If "Nuages" is anthemic, the follow-up is the album's most obscure and charming touch, the childlike melody of "La Dernière Bergère," which Django recorded once, in 1935, as accompanist to singer Jean Sablon, whose concerts at Theater Daunou a couple of years earlier had helped establish the guitarist's career. Sablon performed the unusually constructed piece with rubato elasticity, slowing and rushing the time, as Carter does in the first chorus before a transitional guitar episode charges the time. Here the details count for a great deal. Carter is never more at home than on tenorthe rippled low notes at the first turnback, the crafty tonguing, the increasing ripeness of his timbre, and the shrieking full-bore climax, wasting the song's gentility, then returning to it for a protracted coda.
The English composer and critic Constant Lambert described Reinhardt as "without doubt, the most interesting figure in the world of jazz since Duke Ellington, and like him . . . not so much an arranger as a composer." Carter makes a persuasive case for Django's tunes with his own luminous arrangements. He treats "Manoir de Mes Rêves," his most Ellingtonian theme (especially in a 1945 big-band version), with alternating toughness and tenderness over a powerful four-beat, kicking into his solo with a bluesy "Black Coffee" lick. Django, who soaked up the melodies heard in music halls and cabarets, had an infallible ability to cauterize sentimentality in devising his own, something Carter achieves with his virtuosity, which at times is so extravagant as to make you want to laugh out loud.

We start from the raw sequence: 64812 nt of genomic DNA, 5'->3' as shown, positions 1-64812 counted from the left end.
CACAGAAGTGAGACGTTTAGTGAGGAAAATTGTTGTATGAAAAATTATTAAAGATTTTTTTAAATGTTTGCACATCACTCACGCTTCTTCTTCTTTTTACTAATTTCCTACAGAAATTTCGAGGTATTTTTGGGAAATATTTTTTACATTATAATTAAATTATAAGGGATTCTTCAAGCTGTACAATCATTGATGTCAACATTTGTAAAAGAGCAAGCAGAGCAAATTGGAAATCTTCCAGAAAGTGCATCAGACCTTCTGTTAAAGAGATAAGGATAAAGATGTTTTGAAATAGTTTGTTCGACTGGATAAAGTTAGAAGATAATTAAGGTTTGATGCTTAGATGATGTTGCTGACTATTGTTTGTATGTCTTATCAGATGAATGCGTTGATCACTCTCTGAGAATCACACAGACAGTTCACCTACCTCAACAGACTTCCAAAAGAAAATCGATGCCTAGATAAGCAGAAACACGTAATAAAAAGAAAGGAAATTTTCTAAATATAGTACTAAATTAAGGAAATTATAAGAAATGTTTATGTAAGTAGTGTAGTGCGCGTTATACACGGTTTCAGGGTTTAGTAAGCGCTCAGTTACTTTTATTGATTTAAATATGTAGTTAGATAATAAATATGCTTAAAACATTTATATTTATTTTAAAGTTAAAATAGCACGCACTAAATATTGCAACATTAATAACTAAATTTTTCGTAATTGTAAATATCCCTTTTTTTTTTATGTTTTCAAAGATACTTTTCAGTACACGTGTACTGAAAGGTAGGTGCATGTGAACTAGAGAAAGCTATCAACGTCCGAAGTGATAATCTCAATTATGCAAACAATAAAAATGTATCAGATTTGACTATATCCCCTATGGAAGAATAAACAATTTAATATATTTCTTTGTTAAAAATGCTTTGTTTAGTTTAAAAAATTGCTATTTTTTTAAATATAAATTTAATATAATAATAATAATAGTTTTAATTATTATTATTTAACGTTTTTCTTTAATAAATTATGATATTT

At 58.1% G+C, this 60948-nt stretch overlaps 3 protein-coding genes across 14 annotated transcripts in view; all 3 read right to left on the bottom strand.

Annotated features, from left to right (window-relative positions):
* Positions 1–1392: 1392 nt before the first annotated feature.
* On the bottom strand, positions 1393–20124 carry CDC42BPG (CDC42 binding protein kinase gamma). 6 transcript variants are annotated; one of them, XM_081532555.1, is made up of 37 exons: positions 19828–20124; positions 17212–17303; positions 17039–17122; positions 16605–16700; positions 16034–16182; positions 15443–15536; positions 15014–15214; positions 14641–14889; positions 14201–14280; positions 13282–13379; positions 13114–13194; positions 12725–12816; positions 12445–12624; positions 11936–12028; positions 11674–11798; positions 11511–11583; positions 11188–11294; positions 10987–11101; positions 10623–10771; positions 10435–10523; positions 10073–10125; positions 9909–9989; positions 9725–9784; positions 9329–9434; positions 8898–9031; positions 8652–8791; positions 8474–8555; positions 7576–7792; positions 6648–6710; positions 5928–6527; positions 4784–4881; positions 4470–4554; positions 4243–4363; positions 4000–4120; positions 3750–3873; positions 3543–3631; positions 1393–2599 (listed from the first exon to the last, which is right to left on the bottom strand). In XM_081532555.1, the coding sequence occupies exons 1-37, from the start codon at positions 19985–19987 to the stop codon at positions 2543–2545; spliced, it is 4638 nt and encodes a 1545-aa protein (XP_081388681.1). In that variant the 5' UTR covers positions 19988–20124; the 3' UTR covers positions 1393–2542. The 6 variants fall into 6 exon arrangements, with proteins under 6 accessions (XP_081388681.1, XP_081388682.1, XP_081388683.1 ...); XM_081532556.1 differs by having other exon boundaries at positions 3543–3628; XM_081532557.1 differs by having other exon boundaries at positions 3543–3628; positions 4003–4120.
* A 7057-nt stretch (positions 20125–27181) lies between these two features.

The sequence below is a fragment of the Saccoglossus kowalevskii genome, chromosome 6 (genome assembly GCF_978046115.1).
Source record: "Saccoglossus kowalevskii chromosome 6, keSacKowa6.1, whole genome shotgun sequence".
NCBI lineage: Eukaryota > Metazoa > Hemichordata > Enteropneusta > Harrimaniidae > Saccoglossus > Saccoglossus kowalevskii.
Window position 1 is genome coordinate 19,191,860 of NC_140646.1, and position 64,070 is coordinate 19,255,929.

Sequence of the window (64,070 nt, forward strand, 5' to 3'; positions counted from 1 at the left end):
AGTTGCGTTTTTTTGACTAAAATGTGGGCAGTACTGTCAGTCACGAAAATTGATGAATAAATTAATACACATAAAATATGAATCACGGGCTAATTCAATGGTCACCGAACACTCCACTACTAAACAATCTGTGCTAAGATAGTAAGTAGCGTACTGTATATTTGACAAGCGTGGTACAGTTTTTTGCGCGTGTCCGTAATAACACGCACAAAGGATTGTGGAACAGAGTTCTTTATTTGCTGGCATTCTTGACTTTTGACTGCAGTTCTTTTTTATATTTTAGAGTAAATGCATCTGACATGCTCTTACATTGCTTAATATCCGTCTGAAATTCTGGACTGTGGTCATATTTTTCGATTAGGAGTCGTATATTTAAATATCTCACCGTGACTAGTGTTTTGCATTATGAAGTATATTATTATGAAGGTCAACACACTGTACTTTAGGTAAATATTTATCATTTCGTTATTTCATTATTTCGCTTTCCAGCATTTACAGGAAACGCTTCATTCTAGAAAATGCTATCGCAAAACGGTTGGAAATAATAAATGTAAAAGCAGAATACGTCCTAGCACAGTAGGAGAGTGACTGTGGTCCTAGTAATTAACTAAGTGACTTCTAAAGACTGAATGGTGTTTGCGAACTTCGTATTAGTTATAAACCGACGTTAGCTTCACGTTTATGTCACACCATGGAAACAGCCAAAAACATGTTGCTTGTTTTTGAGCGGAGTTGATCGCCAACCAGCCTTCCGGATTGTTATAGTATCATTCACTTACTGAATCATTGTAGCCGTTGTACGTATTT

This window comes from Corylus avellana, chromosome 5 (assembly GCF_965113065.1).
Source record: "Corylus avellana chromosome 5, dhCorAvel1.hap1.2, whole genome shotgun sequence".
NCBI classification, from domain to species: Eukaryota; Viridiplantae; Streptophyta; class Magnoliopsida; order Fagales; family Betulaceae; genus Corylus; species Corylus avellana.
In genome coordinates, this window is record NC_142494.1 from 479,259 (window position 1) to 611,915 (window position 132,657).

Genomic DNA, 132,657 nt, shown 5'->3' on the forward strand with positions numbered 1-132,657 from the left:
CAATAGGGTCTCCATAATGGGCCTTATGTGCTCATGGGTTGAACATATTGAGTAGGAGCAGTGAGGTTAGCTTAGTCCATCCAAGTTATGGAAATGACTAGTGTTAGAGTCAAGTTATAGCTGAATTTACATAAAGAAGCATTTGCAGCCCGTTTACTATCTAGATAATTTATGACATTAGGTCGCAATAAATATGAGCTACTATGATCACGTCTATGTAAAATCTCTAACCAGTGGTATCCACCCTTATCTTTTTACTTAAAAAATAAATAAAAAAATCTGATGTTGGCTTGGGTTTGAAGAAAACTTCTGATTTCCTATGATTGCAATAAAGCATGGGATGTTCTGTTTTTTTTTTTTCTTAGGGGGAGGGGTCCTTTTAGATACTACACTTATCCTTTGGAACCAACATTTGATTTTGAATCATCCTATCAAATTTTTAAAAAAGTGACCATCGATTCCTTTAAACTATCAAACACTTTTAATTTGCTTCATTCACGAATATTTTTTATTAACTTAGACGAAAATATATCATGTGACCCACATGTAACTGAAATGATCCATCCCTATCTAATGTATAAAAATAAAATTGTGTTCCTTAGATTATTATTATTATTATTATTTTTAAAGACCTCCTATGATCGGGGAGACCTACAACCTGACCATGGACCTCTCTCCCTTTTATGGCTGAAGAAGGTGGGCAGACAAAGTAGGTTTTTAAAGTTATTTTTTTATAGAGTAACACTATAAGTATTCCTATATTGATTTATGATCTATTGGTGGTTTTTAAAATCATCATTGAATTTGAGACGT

His technique abides relatively quietly in "Manoir," which ends with one of his patented two-note chords, and leads to an all-out assault on two coronary attacks, "Chasin' the Gypsy," an original based on "I Got Rhythm" changes, and the 1920s standard "Avalon." The first opens coolly enough with soprano and Joey Baron drum breaks, but after the head, the rhythm section stiffens into an automaton to keep up; the joke is that the second choruses of Carter's and violinist Regina Carter's solos rush the tempo into a brittle no-man's-land where you can't help but be dazzled by the very conceit of the thing. Regina, in perhaps her most impressive recorded outing, easily holds her own, quoting Django's trademark Bach, the D minor concerto for two violins. She and James are the soloists for the more frantic "Avalon," which begins with a guitar solo that skirts the tune, entering on the downbeat with no intro at all. Carter's first tenor chorus is swinging joy, the second screechy grit. Eight-bar and four-bar exchanges between the Carters (no relation) are a roller coaster; don't miss James's balancing of top and low notes in bars 9 to 12 of their second chorus. The closing supersonic ensemble ends on a dime, except that someone dropped gear and they decided to keep the noise on the recordsort of like the clop cymbal at the end of "West End Blues."